A US$45M pre-feasibility study is being undertaken by the governments of Guyana and Brazil to determine the potential of a hydro development project in the Marazuni, Region 7.
And the project, if successful, will see the Linden-Lethem road being upgraded as part of an agreement between the two South American neighbours.
At a press briefing Monday, Prime Minister Samuel Hinds, told the media at NCN studios that the government had embarked on exercises to brief stakeholders in the Upper and Middle Mazaruni. The studies will begin next month with the prefeasibility study being undertaken for a year and another year for the feasibility study.
The project will see two plants being set up in the area; at the Upper Mazaruni, a plant with an uninstalled capacity of 3000 megawatts while at the Middle Mazaruni , a plant with an uninstalled capacity of 1500 megawatts. The costs for the projects will be carried by a consortium comprising two Brazilian companies which are undertaking the project.
Flanked by Foreign Affairs Minister, Carolyn Rodriques-Birkett and Amerindian Affairs Minister, Pauline Sukhai among other officials , Hinds stated that earlier this month the political parties , private sector and the National Toshaos Council were briefed on the project . He added that he led a team last week to several Mazaruni communities where they interacted with residents on the project. The Regional Democratic Council (RDC) of Region 7 was also briefed on the project.
PM Hinds reported that discussions so far with residents in area of Upper Mazaruni included concerns about flooding as was the case in the 1970s when similar interactions were undertaken.
“We informed them that with the advancement of technology, that there is a totally different approach to the design which would reduce the reservoir significantly in the vicinity of 90 percent or more in comparison to the 1970 design.” He added that this was confirmed by a preliminary review done by the Brazilians.
Minister Rodrigues-Birkett, stated that the project was part of a regional initiative and noted that it was on a priority list which was decided upon by UNASUR. She added that when the Takutu Bridge was commissioned, Former President Bharrat Jagdeo , and then Brazilian President Lula Da Silva discussed the idea of having Brazilian companies supply energy from Guyana.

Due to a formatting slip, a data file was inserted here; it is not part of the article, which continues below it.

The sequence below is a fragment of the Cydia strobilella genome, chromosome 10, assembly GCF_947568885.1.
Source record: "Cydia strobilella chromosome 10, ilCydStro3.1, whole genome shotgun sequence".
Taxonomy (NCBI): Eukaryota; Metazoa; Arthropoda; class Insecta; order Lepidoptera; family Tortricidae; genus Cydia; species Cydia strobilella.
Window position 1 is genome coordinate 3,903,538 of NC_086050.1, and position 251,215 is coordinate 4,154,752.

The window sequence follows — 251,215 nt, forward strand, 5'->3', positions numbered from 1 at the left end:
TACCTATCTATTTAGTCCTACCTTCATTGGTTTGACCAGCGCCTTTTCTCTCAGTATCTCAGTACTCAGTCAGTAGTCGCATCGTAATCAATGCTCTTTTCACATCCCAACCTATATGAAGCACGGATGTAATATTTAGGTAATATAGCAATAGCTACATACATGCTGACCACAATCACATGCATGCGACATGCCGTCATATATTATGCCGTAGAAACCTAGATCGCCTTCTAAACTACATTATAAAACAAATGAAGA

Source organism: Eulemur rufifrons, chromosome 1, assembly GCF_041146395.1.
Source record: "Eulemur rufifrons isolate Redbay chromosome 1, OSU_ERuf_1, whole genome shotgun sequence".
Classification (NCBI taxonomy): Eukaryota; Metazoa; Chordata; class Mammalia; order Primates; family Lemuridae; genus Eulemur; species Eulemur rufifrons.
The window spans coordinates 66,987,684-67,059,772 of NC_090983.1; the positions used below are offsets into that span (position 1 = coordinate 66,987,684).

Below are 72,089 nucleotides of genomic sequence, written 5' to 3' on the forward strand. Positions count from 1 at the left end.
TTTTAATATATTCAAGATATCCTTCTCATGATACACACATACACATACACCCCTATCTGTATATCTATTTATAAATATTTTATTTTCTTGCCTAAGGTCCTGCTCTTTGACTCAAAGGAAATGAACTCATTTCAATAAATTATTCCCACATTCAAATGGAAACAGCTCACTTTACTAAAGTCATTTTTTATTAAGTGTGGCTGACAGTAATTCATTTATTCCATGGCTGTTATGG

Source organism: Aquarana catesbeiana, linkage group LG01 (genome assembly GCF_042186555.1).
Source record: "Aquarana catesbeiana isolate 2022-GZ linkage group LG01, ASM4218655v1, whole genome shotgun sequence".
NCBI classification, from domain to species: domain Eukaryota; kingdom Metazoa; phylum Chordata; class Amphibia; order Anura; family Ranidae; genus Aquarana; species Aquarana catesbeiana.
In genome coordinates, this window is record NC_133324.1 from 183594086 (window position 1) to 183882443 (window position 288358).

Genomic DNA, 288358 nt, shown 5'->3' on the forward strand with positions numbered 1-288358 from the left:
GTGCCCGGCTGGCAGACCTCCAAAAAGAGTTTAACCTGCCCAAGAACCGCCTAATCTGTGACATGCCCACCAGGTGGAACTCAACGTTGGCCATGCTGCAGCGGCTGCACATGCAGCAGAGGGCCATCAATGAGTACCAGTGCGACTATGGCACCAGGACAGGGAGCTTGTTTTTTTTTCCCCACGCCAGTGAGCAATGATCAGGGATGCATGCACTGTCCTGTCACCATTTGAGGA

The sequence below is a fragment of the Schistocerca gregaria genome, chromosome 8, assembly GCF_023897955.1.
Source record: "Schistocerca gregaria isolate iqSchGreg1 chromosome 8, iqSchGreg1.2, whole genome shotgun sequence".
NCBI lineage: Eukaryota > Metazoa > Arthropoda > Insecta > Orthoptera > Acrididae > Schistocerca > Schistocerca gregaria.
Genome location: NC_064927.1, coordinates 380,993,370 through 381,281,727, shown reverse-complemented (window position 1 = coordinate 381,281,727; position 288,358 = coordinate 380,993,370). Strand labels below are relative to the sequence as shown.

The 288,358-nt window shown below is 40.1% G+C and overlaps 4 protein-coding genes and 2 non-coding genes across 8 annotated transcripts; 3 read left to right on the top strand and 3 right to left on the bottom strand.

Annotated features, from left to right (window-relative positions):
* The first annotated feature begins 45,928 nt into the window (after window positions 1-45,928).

Responding to a question regarding the Essequibo being a “disputed area,” she said “ we cannot foresee any questions at this point in time but I think this is why it’s more important that we do it with Brazil.”
With regards to the project’s benefits, she said, “we all know that Brazil needs additional energy and she is willing to buy from who is willing to sell.” The minister noted that Guyana also needed clear and efficient energy supplies and it could create a new source of revenue locally.
According to Rodrigues-Birkett, the excess energy from that project, along with any from the one at Amaila if realised, would be sold to Brazil.
Meanwhile, Rodrigues-Birkett said the planned project was highly connected to the development of the Linden /Lethem road, a thoroughfare which has been hit by weather-related problems over the years. She said the two countries had decided that the two projects should be developed together.
“This is why you would see in the design studies, we are moving to designing what the road should look like,” she said. The minister added that the road would cost a “handsome sum.” According to the foreign minister, Brazil also decided to frontload the development of the road if the hydro-project was feasible.
The Brazilian consortium’s director, Rodrigo D’Olveira, said that the two companies which form the consortium were both reputable entities worldwide. He noted that the studies would include a hydrometric or hydrology study which would entail studying the river, river flows, local vegetation and other assessments.
The second aspect includes hydro-physical studies with an aerial assessment of the area. Guyana Energy Agency (GEA) Head, Dr. Mahender Sharma told the briefing that the benefits of such a project would only be known when a detailed assessment was done.
A Memorandum of Understanding was signed in 2011 between governments of Guyana and Brazil for the development of the energy sector here. Government is hoping that the initiative will boost the Amaila Falls project as part of its long term plans to develop the sector.